Non doms - are you ready for the fundamental change in the compliance landscape that starts on 6 April 2017?
Who should read this?
Non- UK domiciled individuals and people holding or lenders financing UK residential property that is held through certain non-UK structures
Summary of proposal
From Thursday 6 April 2017 there is a fundamental change in the compliance landscape for long term UK resident (i.e. UK resident for 15 out of the last 20 tax years) non-UK domiciled individuals – from this date worldwide income and capital gains will need to be reported to HMRC and UK tax paid thereon.
Non-doms and their advisors will need to ensure that from 6 April 2017 robust and accurate records are maintained of worldwide income, gains and assets and be able to extract the information necessary so the individual is able to report the correct amounts to HMRC. With a substantial amount of information currently being shared between the authorities of many different jurisdictions, with more to be shared in the future and HMRC raising the stakes for inadvertent errors, a non-dom needs to be comfortable that they are reporting the correct amounts. It will also be necessary to work out how much additional UK tax will be due and the cash flow requirements of paying the correct amount of tax on time.
As these are such major changes for people currently subject to the existing remittance basis rules, the UK Government is introducing various transitional provisions and reliefs. These also include a ‘protected’ status for certain types of offshore trust. But the rules are complex and it is therefore important that non-doms understand how they will be impacted and if their various holding structures and investment portfolios are still fit for purpose.
The new rules were first announced in July 2015 and there has been a period of consultation. Draft legislation has been issued in stages most recently in December 2016, January 2017 and a further update on 20 March 2017. However despite the new rules taking effect from 6 April 2017, although much of the detail is now confirmed there are still some areas of uncertainty.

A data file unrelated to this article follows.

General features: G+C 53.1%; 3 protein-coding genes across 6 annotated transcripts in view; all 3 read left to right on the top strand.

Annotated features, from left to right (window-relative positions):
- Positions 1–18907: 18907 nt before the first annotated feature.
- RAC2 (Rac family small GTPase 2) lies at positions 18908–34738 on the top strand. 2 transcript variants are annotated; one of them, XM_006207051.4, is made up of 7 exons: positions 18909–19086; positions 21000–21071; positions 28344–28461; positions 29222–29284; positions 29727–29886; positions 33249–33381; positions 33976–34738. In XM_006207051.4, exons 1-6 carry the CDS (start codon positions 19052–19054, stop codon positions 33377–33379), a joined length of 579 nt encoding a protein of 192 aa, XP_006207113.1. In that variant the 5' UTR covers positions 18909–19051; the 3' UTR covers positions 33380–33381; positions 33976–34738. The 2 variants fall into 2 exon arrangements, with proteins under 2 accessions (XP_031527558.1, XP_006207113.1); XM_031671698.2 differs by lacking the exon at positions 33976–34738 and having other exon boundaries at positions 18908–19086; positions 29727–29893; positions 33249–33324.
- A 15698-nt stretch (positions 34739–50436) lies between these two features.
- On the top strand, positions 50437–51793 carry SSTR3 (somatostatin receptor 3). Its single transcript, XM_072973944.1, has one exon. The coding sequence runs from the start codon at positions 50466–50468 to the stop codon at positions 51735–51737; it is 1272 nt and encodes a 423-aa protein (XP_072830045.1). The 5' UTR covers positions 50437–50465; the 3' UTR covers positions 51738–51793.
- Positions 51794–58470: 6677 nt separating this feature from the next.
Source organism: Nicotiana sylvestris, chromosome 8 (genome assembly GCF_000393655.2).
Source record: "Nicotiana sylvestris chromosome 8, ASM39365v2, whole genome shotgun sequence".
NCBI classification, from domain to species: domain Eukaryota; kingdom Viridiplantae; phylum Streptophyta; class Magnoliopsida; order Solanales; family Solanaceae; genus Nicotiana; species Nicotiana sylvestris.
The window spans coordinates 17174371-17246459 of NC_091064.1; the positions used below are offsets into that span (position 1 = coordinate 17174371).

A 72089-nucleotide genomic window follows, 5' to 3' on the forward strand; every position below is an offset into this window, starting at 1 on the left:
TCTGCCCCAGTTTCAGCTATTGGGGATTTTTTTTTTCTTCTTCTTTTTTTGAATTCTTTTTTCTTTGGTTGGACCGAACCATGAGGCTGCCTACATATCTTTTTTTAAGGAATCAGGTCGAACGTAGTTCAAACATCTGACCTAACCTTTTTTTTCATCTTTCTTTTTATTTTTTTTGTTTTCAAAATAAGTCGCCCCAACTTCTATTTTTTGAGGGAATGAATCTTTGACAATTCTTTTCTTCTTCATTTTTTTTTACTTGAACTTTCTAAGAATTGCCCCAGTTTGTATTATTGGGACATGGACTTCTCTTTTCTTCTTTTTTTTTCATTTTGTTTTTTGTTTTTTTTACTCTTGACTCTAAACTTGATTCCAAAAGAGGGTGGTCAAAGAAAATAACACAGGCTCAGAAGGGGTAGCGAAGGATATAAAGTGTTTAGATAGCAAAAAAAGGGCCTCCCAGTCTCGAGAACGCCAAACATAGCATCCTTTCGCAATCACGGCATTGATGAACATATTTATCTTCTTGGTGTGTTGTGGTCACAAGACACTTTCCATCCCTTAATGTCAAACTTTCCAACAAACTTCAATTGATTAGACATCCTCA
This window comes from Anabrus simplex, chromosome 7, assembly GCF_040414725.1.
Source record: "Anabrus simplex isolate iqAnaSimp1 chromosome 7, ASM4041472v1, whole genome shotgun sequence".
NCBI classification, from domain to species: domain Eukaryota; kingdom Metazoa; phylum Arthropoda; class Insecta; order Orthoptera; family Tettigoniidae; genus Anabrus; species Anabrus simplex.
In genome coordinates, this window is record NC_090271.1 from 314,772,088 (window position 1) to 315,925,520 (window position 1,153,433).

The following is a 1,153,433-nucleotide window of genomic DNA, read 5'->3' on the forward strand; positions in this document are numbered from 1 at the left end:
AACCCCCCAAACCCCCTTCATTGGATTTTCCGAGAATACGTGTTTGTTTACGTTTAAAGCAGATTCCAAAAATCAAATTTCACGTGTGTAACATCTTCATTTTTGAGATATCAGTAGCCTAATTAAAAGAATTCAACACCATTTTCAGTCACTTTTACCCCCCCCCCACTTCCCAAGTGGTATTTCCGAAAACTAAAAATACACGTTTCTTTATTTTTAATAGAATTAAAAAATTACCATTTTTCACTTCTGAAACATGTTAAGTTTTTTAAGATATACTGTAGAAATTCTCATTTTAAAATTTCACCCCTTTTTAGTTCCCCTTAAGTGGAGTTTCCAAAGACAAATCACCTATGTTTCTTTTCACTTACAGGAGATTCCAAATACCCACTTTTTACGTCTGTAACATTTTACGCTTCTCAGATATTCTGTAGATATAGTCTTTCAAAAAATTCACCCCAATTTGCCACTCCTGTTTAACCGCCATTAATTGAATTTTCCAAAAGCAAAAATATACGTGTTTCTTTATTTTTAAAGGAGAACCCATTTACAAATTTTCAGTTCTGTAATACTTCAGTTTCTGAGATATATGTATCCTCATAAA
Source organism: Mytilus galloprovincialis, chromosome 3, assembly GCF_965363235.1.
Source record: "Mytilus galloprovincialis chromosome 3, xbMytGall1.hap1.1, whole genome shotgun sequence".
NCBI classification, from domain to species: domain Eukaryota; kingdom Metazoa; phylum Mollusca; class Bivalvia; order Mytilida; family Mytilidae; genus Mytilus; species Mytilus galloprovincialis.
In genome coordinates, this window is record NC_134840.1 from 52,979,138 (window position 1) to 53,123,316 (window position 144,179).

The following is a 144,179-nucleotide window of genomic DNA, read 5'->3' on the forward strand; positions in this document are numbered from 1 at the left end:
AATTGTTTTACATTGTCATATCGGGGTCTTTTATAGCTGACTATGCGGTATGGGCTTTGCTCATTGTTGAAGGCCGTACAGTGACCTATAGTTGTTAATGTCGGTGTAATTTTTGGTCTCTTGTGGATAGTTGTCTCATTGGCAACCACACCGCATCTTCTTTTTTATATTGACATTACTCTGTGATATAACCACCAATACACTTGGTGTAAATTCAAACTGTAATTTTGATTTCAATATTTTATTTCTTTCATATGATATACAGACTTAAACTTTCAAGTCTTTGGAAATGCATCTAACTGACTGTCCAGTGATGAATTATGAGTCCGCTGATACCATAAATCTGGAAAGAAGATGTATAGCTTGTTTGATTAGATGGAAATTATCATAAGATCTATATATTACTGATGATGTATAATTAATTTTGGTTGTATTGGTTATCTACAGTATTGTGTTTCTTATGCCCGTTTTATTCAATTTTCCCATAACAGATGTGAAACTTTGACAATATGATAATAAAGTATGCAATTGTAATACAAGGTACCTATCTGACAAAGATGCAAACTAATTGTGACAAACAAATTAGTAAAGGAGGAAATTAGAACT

The 20 March 2017 draft legislation provides further clarity on a number of areas including further details about the ‘protected trust’ regime for settlor interested non-UK resident trusts post 6 April 2017. Provided the settlor makes no direct or indirect additions to the trust (i.e. does not ‘taint’ it) on or after 6 April 2017 at a time when he is deemed domiciled in the UK, this will mean that the settlor is not taxed on the arising basis on non-UK trust income and capital gains. The draft legislation includes guidance on circumstances that do not constitute ‘tainting’ a trust and it includes rules to charge settlors to income tax when a member of their close family receives a benefit. New provisions on how to value the use of a trust asset by a beneficiary for tax purposes are also covered.
6 April 2017
The new Finance Bill clauses provide greater clarity on the operation of some the rules for example the ‘protected’ trust provisions, cleansing and IHT for both the holders of and lenders financing UK residential property that is held indirectly. It is to be welcomed that some of the more complex provisions in the original proposals for offshore trusts appear to have been delayed.
For further information see
Mike Walker +44 (0)20 7311 8620
Rob Luty +44 (0)161 246 4608